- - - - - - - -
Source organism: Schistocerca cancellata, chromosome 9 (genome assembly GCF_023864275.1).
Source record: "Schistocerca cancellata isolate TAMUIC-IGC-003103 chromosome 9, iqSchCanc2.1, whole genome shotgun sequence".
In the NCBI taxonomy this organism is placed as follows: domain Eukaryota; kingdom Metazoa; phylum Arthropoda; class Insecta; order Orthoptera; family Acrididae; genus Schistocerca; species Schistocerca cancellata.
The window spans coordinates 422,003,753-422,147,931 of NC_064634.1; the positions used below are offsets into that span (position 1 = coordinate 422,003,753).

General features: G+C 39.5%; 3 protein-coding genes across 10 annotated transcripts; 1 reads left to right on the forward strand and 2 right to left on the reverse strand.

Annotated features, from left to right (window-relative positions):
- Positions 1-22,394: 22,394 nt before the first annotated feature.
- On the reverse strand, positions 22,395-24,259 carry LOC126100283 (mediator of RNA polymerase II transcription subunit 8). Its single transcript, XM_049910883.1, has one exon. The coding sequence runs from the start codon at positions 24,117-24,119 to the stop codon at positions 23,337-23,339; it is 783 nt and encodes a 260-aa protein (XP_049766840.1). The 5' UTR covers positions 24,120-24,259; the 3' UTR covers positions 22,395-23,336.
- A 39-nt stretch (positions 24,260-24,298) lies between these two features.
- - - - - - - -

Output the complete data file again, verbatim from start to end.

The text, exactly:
Source organism: Schistocerca cancellata, chromosome 9 (genome assembly GCF_023864275.1).
Source record: "Schistocerca cancellata isolate TAMUIC-IGC-003103 chromosome 9, iqSchCanc2.1, whole genome shotgun sequence".
In the NCBI taxonomy this organism is placed as follows: domain Eukaryota; kingdom Metazoa; phylum Arthropoda; class Insecta; order Orthoptera; family Acrididae; genus Schistocerca; species Schistocerca cancellata.
The window spans coordinates 422,003,753-422,147,931 of NC_064634.1; the positions used below are offsets into that span (position 1 = coordinate 422,003,753).

General features: G+C 39.5%; 3 protein-coding genes across 10 annotated transcripts; 1 reads left to right on the forward strand and 2 right to left on the reverse strand.

Annotated features, from left to right (window-relative positions):
- Positions 1-22,394: 22,394 nt before the first annotated feature.
- On the reverse strand, positions 22,395-24,259 carry LOC126100283 (mediator of RNA polymerase II transcription subunit 8). Its single transcript, XM_049910883.1, has one exon. The coding sequence runs from the start codon at positions 24,117-24,119 to the stop codon at positions 23,337-23,339; it is 783 nt and encodes a 260-aa protein (XP_049766840.1). The 5' UTR covers positions 24,120-24,259; the 3' UTR covers positions 22,395-23,336.
- A 39-nt stretch (positions 24,260-24,298) lies between these two features.